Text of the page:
From the January 1918 issue of Motorcyclist Magazine
Phoenix, Ariz., Jan. 5.-Phoenicians got their first taste of a brand new thrill at the automobile-motorcycle fandango at the state fair grounds New Year’s and liked it immensely. Ask anyone who was there about the premier highfalutin’ leap of 84 feet, 9 1/2, inches, by Orlo Price on an Indian motorcycle. World’s record? Well, we should ejaculate yes.
As usual, motorcycles were stuck on the bill as a sort of fill-in, but again, as usual, they stole the show. Why that jumping inning alone had everything else in the way of happenings, short circuited and froze up in forty leven ways.
A motorcycle jumping contest was a brand new deal around here. It had been heard of vaguely from other parts but no one knew just what might be expected. Three of our nerviest rough riders of benzine bronchos volunteered to stake their necks against some applause and publicity, and they sure gave full measure in sensations.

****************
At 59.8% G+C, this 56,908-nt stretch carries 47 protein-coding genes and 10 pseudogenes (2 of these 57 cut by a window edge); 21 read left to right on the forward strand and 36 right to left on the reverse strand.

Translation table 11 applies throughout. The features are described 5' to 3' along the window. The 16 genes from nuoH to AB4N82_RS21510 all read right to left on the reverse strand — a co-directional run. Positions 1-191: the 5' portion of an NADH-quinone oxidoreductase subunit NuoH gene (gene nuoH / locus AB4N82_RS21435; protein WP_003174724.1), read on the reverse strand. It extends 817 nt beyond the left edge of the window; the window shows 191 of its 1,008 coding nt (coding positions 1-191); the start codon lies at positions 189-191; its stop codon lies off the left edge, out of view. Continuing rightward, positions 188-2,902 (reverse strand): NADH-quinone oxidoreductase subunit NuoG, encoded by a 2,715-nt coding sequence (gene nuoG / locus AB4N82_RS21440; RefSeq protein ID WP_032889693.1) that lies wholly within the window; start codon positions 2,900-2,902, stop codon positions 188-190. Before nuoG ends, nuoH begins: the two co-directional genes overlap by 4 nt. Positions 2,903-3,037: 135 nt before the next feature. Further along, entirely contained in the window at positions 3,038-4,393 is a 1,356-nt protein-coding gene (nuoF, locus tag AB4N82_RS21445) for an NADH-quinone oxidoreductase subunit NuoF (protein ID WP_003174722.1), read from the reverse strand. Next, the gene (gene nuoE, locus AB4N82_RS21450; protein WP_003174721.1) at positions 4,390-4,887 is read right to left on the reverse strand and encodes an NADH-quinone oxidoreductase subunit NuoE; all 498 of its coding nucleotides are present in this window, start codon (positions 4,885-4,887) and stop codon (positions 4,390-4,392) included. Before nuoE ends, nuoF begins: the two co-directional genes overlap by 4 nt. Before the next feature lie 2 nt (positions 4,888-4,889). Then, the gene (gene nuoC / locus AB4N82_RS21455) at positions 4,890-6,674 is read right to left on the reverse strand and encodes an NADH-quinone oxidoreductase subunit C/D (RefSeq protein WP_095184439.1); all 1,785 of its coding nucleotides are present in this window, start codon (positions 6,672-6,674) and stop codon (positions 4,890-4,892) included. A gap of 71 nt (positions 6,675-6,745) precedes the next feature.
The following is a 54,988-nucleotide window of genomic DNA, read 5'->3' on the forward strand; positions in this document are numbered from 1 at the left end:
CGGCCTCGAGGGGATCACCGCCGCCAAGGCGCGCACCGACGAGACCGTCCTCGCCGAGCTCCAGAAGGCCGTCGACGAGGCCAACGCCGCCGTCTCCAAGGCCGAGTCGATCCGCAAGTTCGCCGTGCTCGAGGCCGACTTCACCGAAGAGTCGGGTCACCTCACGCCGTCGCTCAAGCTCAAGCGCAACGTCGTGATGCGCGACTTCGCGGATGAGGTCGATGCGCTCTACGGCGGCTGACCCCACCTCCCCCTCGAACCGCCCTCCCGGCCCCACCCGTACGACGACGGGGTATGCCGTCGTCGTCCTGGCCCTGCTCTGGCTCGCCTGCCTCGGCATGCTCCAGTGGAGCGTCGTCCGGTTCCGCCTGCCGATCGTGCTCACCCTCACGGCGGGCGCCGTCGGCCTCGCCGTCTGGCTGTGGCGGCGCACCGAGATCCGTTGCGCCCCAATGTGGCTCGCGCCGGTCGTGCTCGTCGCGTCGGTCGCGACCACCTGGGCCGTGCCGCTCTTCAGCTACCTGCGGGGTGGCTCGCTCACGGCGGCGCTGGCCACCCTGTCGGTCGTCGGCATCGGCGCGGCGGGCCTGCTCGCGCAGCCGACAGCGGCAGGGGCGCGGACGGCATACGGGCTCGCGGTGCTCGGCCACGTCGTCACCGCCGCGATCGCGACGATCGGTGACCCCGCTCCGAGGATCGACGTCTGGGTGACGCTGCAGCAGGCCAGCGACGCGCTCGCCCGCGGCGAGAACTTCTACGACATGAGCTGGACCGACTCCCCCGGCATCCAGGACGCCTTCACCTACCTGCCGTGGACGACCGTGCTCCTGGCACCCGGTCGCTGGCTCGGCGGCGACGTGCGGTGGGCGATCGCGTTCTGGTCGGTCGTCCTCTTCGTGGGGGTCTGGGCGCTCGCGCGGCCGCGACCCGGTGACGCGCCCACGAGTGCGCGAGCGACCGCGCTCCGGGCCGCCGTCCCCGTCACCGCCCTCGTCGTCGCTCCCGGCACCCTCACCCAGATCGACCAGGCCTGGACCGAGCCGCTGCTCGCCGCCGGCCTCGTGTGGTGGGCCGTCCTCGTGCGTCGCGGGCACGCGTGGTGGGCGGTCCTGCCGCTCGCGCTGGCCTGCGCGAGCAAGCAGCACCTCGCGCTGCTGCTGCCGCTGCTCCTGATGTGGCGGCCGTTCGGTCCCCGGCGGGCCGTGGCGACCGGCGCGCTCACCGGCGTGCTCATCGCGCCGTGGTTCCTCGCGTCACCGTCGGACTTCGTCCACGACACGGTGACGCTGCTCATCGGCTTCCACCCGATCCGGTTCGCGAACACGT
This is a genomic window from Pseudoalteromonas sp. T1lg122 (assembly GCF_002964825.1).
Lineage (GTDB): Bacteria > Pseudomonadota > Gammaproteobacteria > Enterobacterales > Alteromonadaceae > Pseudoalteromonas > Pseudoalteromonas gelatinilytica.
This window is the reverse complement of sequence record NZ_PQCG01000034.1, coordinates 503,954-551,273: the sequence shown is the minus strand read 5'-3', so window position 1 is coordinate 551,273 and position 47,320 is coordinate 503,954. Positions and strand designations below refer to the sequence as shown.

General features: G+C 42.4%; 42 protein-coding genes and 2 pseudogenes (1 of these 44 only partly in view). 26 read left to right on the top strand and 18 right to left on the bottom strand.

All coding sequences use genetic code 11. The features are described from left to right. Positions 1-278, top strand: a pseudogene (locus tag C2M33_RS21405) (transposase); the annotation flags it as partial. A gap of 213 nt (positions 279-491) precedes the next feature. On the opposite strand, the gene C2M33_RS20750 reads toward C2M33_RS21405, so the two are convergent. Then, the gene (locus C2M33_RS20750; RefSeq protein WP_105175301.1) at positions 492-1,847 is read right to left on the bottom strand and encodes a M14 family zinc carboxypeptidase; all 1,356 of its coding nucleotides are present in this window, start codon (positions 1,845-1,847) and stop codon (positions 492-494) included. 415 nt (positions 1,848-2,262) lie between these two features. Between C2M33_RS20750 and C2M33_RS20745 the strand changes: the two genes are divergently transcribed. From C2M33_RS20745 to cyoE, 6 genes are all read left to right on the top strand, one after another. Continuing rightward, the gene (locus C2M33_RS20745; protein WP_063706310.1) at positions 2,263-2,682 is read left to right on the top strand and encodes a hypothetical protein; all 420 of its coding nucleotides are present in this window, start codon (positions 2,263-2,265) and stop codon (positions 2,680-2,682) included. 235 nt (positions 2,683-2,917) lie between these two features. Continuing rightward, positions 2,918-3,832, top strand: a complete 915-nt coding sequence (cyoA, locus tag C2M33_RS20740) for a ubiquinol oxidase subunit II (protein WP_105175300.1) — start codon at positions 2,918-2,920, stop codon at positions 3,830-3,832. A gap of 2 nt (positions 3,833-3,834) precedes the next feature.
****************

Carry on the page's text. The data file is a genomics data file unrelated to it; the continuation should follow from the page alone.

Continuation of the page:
Snider on an Indian was the first to play the role of human bullet and he traveled 44 feet in the air from the time his wheels left terra firma until he came down again. Applause. Already the fans decided they were going to like this stuff. Here comes Perry on a Henderson. Thump! Feel the ground quiver when he landed? What’s that, tapemen? Fifty-five feet? Whee! They’re lengthening the stroke some, eh bo?
“The Price of Two Jumps”
Introducing Orlo Price on an Indian. He’s off! Holy smoke, look at that combination aviate! He must have wings on that boat! Gee, he’s beat the others by a mile! What’s the distance? Seventy-nine feet, two and one-half inches! Now everyone has gone mad. Give him another trial! Maybe he can beat his record!
So Orlo gets another chance-and makes good. This time he caromed 84 feet, 9 ¼ inches, through atmosphere. World’s record! No wonder the crowd is strong for this stuff.
That’ll be all for the jumps. Now for a little speed over the five-mile route. Snider won it, showing the way home to Vaughn and Evans. Time, 4:58 2-5.
Don Johns, now county motorcycle officer if you please (Los Angeles papers please copy), supplied the chaser. He turned a mile in 50 seconds in a trial against the track record of 46.25, which he holds.